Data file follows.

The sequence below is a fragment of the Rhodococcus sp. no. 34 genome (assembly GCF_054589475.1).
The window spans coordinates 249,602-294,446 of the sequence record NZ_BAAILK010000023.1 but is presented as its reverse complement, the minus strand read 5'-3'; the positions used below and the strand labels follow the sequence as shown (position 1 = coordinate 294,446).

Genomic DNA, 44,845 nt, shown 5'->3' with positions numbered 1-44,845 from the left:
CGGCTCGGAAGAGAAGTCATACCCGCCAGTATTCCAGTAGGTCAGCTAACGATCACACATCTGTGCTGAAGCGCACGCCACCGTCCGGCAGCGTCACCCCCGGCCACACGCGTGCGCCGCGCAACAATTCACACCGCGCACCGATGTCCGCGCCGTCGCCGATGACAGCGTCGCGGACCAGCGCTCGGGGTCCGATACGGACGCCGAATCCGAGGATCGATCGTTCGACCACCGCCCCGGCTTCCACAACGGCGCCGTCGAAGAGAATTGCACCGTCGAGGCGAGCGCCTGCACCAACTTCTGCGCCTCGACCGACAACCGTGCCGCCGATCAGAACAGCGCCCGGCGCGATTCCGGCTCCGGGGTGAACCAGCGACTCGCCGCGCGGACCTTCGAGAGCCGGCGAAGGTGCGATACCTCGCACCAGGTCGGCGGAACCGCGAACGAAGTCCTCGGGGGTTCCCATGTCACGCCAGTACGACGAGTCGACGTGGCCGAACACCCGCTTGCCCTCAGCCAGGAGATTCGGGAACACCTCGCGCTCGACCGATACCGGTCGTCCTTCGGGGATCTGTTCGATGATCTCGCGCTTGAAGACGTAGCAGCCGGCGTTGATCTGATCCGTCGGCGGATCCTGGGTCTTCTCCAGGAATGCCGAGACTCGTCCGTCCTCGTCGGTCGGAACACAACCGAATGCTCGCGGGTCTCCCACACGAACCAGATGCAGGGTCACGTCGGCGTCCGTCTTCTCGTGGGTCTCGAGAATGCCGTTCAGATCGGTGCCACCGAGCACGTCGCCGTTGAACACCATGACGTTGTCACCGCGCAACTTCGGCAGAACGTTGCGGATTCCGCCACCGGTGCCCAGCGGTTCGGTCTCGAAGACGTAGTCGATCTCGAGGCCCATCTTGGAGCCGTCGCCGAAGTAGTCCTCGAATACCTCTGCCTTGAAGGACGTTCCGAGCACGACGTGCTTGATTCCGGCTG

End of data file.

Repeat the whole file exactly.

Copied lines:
The sequence below is a fragment of the Rhodococcus sp. no. 34 genome (assembly GCF_054589475.1).
The window spans coordinates 249,602-294,446 of the sequence record NZ_BAAILK010000023.1 but is presented as its reverse complement, the minus strand read 5'-3'; the positions used below and the strand labels follow the sequence as shown (position 1 = coordinate 294,446).

Genomic DNA, 44,845 nt, shown 5'->3' with positions numbered 1-44,845 from the left:
CGGCTCGGAAGAGAAGTCATACCCGCCAGTATTCCAGTAGGTCAGCTAACGATCACACATCTGTGCTGAAGCGCACGCCACCGTCCGGCAGCGTCACCCCCGGCCACACGCGTGCGCCGCGCAACAATTCACACCGCGCACCGATGTCCGCGCCGTCGCCGATGACAGCGTCGCGGACCAGCGCTCGGGGTCCGATACGGACGCCGAATCCGAGGATCGATCGTTCGACCACCGCCCCGGCTTCCACAACGGCGCCGTCGAAGAGAATTGCACCGTCGAGGCGAGCGCCTGCACCAACTTCTGCGCCTCGACCGACAACCGTGCCGCCGATCAGAACAGCGCCCGGCGCGATTCCGGCTCCGGGGTGAACCAGCGACTCGCCGCGCGGACCTTCGAGAGCCGGCGAAGGTGCGATACCTCGCACCAGGTCGGCGGAACCGCGAACGAAGTCCTCGGGGGTTCCCATGTCACGCCAGTACGACGAGTCGACGTGGCCGAACACCCGCTTGCCCTCAGCCAGGAGATTCGGGAACACCTCGCGCTCGACCGATACCGGTCGTCCTTCGGGGATCTGTTCGATGATCTCGCGCTTGAAGACGTAGCAGCCGGCGTTGATCTGATCCGTCGGCGGATCCTGGGTCTTCTCCAGGAATGCCGAGACTCGTCCGTCCTCGTCGGTCGGAACACAACCGAATGCTCGCGGGTCTCCCACACGAACCAGATGCAGGGTCACGTCGGCGTCCGTCTTCTCGTGGGTCTCGAGAATGCCGTTCAGATCGGTGCCACCGAGCACGTCGCCGTTGAACACCATGACGTTGTCACCGCGCAACTTCGGCAGAACGTTGCGGATTCCGCCACCGGTGCCCAGCGGTTCGGTCTCGAAGACGTAGTCGATCTCGAGGCCCATCTTGGAGCCGTCGCCGAAGTAGTCCTCGAATACCTCTGCCTTGAAGGACGTTCCGAGCACGACGTGCTTGATTCCGGCTG